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Take back whose Church?

August 28, 2006

A good organization should not let its opposition dictate the agenda, and certainly the Catholic Church has better things to do than to react to every media-hyped manifestation of the latest theological agitprop. But some problems, like “Take Back Our Church“, might warrant a closer look.

Brian Saint Paul alerts us that TBOC is an opposition group, yes, but of a different caliber; Tim Jones did the same thing rather humorously last week, and Peter Nixon was on it back in July. I recommend each of their posts, and here underscore only some canonical points.

TBOC’s assertions on canon law are frequently flawed. Example: “Canon law endorses a time-honored way for a nation to re-structure its governance. It is called a regional, or national synod.” Um, no, it’s not. Under current law, “synods” are held at the diocesan, not the national, level (1983 CIC 460-468), unless one is talking about the “Synod of Bishops” which, however, operates at the universal, again not the national, level (1983 CIC 342-348).

But guessing that TBOC meant “national council” (close enough for canonical horseshoes under 1983 CIC 439 et seq.), TBOC compounds the confusion: “[A] national synod can include non-bishops, up to fifty percent of the delegates. If those delegates were elected by Catholics in every state and claimed active voice, the synod might take on the character of a constitutional convention.” Maybe one can forgive TBOC for muffing the percentage of non-bishop participants in plenary councils (even canonists read 1983 CIC 443 slowly). But for suggesting that Catholics-at-large can elect their own representatives to a council? or for asserting that non-bishops could have a deliberative vote (TBOC’s “active voice”) in the proceedings? No, both claims are quite wrong. Moreover, 1983 CIC 445-446 effectively preclude implementing council legislation that might be in conflict with universal law. So much for TBOC’s “constitutional convention” model of governance.

But beyond canonical incompetence, there might be more in this case.

1983 CIC 1374 states: “A person who joins an association which plots against the Church is to be punished with a just penalty; however, a person who promotes or directs an association of this kind is to be punished with an interdict.”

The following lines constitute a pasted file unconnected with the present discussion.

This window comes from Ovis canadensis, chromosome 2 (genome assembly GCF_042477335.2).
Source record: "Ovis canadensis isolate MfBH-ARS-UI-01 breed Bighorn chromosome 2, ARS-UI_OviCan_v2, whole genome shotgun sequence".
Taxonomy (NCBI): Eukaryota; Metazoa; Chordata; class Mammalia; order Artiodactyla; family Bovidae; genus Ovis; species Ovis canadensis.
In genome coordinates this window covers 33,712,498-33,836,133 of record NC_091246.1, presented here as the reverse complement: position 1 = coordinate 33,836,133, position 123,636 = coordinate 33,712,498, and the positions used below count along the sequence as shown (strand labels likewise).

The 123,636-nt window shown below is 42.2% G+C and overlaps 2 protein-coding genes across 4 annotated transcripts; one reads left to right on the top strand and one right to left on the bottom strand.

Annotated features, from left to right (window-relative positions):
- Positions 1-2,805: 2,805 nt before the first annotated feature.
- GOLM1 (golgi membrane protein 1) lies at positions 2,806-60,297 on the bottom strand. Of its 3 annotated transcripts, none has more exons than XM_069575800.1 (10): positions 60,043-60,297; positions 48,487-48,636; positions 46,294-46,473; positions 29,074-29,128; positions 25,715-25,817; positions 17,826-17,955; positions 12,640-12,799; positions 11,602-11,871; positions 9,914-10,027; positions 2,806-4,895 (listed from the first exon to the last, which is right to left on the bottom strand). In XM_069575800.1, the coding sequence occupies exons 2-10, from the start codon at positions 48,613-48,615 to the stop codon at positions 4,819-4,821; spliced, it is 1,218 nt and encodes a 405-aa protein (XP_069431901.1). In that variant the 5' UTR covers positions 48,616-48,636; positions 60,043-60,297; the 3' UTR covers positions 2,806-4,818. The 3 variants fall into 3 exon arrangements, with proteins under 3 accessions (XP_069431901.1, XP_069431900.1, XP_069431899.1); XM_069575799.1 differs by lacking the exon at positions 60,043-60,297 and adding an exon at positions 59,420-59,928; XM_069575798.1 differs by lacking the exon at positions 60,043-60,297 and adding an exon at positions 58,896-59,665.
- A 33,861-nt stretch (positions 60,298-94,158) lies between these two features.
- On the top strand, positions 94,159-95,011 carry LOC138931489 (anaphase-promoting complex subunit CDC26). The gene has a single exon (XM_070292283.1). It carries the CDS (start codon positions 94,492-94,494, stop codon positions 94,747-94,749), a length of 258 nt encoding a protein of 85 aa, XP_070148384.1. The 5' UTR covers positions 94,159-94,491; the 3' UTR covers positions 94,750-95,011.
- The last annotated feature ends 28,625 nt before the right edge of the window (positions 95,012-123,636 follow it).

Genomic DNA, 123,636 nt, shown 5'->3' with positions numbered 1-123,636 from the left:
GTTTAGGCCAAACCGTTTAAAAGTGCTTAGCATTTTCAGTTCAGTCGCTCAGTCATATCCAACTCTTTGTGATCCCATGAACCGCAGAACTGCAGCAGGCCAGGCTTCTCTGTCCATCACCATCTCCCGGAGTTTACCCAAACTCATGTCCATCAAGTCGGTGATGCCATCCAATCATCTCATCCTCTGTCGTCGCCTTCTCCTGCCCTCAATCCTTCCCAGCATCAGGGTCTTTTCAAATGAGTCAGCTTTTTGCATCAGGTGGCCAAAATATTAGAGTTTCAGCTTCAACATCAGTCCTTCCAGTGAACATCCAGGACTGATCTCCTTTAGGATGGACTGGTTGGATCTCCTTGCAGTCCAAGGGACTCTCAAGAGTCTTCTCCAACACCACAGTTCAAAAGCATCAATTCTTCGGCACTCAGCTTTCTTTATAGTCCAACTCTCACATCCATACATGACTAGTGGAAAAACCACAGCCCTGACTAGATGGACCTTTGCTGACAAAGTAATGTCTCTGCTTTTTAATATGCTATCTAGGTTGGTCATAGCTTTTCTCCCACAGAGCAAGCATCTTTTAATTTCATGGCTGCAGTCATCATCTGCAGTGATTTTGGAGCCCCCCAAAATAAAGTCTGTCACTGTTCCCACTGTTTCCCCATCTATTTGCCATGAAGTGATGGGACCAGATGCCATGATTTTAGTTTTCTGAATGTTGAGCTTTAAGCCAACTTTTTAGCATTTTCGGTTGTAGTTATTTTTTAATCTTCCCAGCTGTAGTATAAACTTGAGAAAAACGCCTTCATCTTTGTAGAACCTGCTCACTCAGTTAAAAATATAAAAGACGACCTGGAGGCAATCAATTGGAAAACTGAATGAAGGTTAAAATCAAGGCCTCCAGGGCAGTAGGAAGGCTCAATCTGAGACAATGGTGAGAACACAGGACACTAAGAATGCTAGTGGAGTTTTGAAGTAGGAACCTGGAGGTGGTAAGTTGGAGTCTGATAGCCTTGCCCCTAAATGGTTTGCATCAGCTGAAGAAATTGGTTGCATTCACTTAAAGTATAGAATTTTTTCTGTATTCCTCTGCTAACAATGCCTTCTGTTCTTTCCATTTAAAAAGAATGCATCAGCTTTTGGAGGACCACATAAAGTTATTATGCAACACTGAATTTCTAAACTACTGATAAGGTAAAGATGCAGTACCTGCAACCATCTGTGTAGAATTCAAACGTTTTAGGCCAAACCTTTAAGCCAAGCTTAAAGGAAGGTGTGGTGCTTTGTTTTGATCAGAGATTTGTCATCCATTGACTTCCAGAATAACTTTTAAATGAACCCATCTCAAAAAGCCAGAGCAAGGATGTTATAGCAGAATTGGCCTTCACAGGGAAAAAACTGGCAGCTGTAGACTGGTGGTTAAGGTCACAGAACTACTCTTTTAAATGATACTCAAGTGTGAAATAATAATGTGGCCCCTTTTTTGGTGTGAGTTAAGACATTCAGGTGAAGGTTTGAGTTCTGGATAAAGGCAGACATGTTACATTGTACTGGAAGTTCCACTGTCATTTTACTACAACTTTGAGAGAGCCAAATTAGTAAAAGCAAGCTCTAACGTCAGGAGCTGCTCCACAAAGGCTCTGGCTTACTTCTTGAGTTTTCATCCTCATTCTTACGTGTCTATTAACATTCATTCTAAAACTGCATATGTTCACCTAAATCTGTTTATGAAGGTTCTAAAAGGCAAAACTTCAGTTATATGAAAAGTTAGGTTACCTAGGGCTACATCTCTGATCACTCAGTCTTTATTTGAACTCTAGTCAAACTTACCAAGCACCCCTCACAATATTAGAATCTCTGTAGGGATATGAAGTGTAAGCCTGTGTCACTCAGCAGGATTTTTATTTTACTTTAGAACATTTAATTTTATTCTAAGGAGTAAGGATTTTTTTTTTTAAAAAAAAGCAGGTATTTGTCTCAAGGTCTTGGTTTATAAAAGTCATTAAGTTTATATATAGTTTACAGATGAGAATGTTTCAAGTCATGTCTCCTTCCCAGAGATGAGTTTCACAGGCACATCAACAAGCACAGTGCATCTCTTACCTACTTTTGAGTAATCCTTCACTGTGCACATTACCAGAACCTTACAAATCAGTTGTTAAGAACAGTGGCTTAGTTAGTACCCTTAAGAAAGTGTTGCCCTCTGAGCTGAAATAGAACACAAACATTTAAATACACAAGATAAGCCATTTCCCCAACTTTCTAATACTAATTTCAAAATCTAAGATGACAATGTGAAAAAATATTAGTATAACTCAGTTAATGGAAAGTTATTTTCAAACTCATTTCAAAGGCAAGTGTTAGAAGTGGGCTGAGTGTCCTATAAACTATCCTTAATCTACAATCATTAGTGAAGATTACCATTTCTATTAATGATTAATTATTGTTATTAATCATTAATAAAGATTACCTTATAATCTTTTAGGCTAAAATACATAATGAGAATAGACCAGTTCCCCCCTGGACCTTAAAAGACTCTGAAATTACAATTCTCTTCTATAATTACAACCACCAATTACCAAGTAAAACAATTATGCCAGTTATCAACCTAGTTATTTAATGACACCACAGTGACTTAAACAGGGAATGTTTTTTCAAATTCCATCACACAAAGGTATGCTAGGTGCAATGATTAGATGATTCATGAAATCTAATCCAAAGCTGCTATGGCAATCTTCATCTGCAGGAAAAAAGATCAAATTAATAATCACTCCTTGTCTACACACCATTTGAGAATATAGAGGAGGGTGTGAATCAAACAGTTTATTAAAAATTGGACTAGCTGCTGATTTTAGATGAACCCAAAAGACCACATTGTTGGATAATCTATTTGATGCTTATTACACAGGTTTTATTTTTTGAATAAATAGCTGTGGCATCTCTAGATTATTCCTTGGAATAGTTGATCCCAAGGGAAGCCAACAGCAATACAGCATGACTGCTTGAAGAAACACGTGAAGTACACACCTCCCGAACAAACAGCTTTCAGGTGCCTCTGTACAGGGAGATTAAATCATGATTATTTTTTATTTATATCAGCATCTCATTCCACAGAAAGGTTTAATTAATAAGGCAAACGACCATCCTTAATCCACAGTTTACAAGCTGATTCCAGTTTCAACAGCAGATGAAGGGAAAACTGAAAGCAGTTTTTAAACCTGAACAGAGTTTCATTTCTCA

Now consider some TBOC assertions: “[W]e do plead guilty in our wish to overturn, at least in the United States, what the last pope called ‘the divinely instituted hierarchical constitution of the Church.'” or: “[We Americans] must elect our own bishops. And retain the power to un-elect them if they fail to serve us.” and ask: at what point do expressions of opinion, protected by 1983 CIC 212, become machinations against the Church penalized under Canon 1374? TBOC, it seems, is daring Church leadership to answer that question. Maybe this time it should.

The answer that Church leadership might make to TBOC need not be penal, of course; indeed, in accord with good canon law and pastoral practice, the first response probably shouldn’t be penal (1983 CIC 1341). Instead it might take the form of plain words, the hard truth spoken in real love, the way that Milwaukee Abp. Timothy Dolan recently wrote to chronic dissenter Daniel Maguire. In any event, we have little evidence that simply ignoring challenges to Church authority makes them go away; and even if we did have such evidence, that would not excuse our letting real people get hurt in the meantime.

Many not in Church governance look at Canon 1374 and say “Ah, c’mon, do you really think there are sinister forces plotting coups against the Catholic Church today?” and too many within Church governance look at fringy groups and say “Ah, c’mon, do you really think the faithful are being taken in by such tomfoolery?” Considering TBOC’s public assertions above, and its claim that nearly 600 persons have signed up with it in the last several weeks, it seems to me that the correct answer to both questions is Yes.

Perhaps all this overlooks a more basic question: just whose Church is it, anyway? I don’t think it’s mine, and I sure don’t think it’s theirs. I wonder why “His” keeps coming to mind?

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